All Saints Day this year is also the 75th anniversary of the priestly ordination of St. Pope John Paul II (May 18, 1920 – April 2, 2005).
On the eve of this momentous day, I picked up my copy of 100 Ways John Paul II Changed the World by Patrick Novecosky. St. Pope John Paul's 27 years as pope began while I was in college in 1978, so I witnessed that he did indeed change the world. I have a portrait of him in my bedroom and often ask his intercession.
I was intrigued to read in Novecosky’s book of a meeting that St. John Paul had with another of my beloved saints—St. Padre Pio (May 25, 1887 – September 23, 1968), an Italian Franciscan Capuchin priest who was a stigmatist, mystic, had the gift of reading souls, healing, and bilocation. The two spiritual powerhouses would become friends and first met in 1947, shortly after the future pope, Fr. Karol Wojtyla was ordained. Padre Pio’s fame had spread far and wide after he received the stigmata in 1918 at the age of thirty-one.
Fr. Wojtyla made a week-long pilgrimage to visit Padre Pio in his Italian town of San Giovanni Rotondo. Imagine that day, while unbeknownst to them, Fr. Wojtyla would one day become Pope and beautify his holy friend in 1999 and canonize him in 2002. Or did they know? Some people suspected that on that day, Padre Pio had whispered to Fr. Wojtyla that he would become Pope. The rumor persisted for decades. After his election to the papacy, however, Pope John Paul II clarified that Padre Pio had said no such thing.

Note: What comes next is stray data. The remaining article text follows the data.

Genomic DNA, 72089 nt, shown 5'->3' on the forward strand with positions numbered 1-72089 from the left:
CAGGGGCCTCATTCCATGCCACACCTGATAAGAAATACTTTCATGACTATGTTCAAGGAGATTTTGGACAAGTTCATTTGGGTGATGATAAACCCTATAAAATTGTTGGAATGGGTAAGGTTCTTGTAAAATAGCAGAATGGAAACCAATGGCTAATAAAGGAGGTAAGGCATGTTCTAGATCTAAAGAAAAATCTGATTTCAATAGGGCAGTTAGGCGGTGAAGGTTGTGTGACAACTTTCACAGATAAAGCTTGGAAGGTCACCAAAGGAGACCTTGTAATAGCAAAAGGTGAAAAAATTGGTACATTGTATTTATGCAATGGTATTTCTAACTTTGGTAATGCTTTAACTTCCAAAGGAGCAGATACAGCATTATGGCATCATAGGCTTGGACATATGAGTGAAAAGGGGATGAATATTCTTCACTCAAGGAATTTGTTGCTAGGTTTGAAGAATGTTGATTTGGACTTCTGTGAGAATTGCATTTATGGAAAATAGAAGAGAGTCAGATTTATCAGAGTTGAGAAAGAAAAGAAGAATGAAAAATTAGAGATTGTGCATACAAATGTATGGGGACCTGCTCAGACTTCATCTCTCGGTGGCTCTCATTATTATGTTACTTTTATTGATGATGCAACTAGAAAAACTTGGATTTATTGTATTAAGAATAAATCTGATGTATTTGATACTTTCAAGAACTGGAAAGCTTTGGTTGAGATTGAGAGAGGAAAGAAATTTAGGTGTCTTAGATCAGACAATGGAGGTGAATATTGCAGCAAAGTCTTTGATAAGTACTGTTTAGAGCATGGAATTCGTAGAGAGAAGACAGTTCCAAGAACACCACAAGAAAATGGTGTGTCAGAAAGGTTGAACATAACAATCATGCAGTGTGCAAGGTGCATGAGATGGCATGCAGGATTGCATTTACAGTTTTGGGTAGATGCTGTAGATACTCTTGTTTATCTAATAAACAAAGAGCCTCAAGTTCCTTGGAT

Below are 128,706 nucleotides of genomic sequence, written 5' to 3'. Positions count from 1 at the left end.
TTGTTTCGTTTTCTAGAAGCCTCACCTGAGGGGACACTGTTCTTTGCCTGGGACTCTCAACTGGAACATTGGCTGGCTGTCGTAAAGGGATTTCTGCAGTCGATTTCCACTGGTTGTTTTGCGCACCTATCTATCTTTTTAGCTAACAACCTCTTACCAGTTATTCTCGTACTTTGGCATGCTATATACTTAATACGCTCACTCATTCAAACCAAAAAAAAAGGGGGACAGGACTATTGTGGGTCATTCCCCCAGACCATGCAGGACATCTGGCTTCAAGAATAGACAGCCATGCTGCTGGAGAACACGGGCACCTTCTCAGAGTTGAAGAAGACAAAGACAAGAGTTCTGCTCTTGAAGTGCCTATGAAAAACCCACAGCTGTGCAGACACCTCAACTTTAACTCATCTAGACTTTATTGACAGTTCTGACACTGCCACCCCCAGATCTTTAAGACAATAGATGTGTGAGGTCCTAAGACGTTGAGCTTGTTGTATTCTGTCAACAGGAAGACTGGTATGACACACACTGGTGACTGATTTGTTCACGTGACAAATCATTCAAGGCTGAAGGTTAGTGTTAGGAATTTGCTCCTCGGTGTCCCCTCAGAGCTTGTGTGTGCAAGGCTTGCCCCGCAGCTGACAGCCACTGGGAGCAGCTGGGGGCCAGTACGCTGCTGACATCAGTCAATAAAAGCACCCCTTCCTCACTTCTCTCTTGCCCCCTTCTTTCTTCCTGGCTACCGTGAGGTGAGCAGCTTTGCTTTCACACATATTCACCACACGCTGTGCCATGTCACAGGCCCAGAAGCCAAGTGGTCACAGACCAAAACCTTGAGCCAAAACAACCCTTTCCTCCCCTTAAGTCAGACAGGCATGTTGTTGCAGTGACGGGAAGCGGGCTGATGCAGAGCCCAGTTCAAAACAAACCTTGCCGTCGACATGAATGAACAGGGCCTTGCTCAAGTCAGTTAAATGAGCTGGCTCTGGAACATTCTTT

Instead, the holy Capuchin had shared a secret that he had told no one else. Novecosky quoted from a Catholic Herald article: “When Fr. Wojtyla asked Padre Pio which one of his wounds (from the stigmata) caused him the most suffering, Padre Pio divulged, ‘it is my shoulder wound, which no one knows about and has never been cured or treated.’ …Fr. Wojtyla was the only person that Padre Pio ever told about this most painful and bloody wound.”
Novecosky explained further: “During a visit to Rome in 1962, Archbishop Wojtyla learned that one of his polish friends was dying. He wrote to Pio asking his intercession. The letter was hand-delivered to the friar, who reportedly replied, ‘I cannot say no to this request.’ Eleven days later, Wojtyla sent Pio a second letter thanking him for his intercession: ‘The lady who was ill with cancer was suddenly healed before entering the operating room.’”
According to Novecosky, when John Paul canonized St. Pio in 2002, he noted that the holy friar’s “spiritual fruitfulness can be found in that intimate and constant union with God, attested to by his long hours spent in prayer and in the confessional. He loved to repeat, ‘I am a poor Franciscan who prays, convinced that ‘prayer is the best weapon we have, a key that opens the heart of God.’”
How blessed we are by these two saints and all the others who can intercede for our intentions. May we follow their holy examples and use that same weapon of prayer to open the heart of God. St. Pope John Paul II, St. Pio and all you holy men and women, pray for us!